As Alistair Helm points out in an article on this subject “In my mind rather than bemoan the fact that we have ‘severely unaffordable' housing in Auckland that ranks us in the Top 10 most unaffordable cities in this report we should actually celebrate this fact. We are in the Top 10 because we have a vibrant economy in Auckland, we have a city that is attractive to business and immigrants to develop their lives. How depressing it would be if we were not in the Top 10, if our property prices were affordable. We would likely then be living in a less dynamic city with less economic activity and facilities, forgotten by the global economic tides and left to drift in the South Pacific”.

For my previous newsletters on residential housing see our website here.  

An economist’s view

A good summery of what we can expect this coming year in the New Zealand economy is contained in BNZ economist Tony Alexander’s report on the first Consumer Trends Survey and in his Weekly Overview of the year - both of which show sentiment of NZ consumers regarding the economy and their financial positions to be at high levels.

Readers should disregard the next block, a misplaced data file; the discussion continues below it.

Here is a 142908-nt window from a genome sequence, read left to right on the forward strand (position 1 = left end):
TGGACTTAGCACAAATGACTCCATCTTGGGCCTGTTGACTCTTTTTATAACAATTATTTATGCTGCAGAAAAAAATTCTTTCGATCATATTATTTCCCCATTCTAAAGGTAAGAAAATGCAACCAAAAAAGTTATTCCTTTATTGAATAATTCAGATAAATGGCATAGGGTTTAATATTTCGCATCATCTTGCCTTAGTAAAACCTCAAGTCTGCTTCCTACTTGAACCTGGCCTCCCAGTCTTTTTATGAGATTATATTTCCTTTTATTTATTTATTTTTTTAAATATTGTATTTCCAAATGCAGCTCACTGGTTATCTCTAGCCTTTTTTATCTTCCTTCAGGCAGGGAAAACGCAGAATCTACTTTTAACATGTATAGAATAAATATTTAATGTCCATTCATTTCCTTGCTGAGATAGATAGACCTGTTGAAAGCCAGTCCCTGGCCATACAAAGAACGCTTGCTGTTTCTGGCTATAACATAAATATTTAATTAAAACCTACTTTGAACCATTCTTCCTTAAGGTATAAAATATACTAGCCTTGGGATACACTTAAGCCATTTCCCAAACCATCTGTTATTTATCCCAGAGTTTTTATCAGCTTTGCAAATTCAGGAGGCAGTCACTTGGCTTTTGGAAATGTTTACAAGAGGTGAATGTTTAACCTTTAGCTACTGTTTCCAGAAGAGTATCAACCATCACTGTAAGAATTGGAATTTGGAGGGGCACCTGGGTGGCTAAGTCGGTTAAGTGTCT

The BNZ-Nine Rewards Consumer Trends Survey shows since the last survey only two months ago:

  • 47% of the respondents expect the economy to be in better shape in a year’s time, up from a net 30%.
  • The net proportion of people expecting house prices to rise has gone up to 68.5% from 54.5%.
  • And most significantly, only a net 12.2% of respondents feel that extra jobs or hours of work are becoming less available compared with a net 23.8% before.

Tony’s view is “this latest outcome makes us more confident that retailers can look forward to higher spending growth on the back of an improving labour market”. 

In his latest Weekly Overview the headline is “Strong Year Ahead – 2014 Could Be A Classic”.  His themes for 2014 are:

  • Interest rates will rise.
  • The NZD will remain highish.
  • The labour market will tighten, pushing employment costs up.
  • House prices will rise.
  • Construction will boom.
  • World growth will improve with unprecedented uncertainty regarding monetary policies.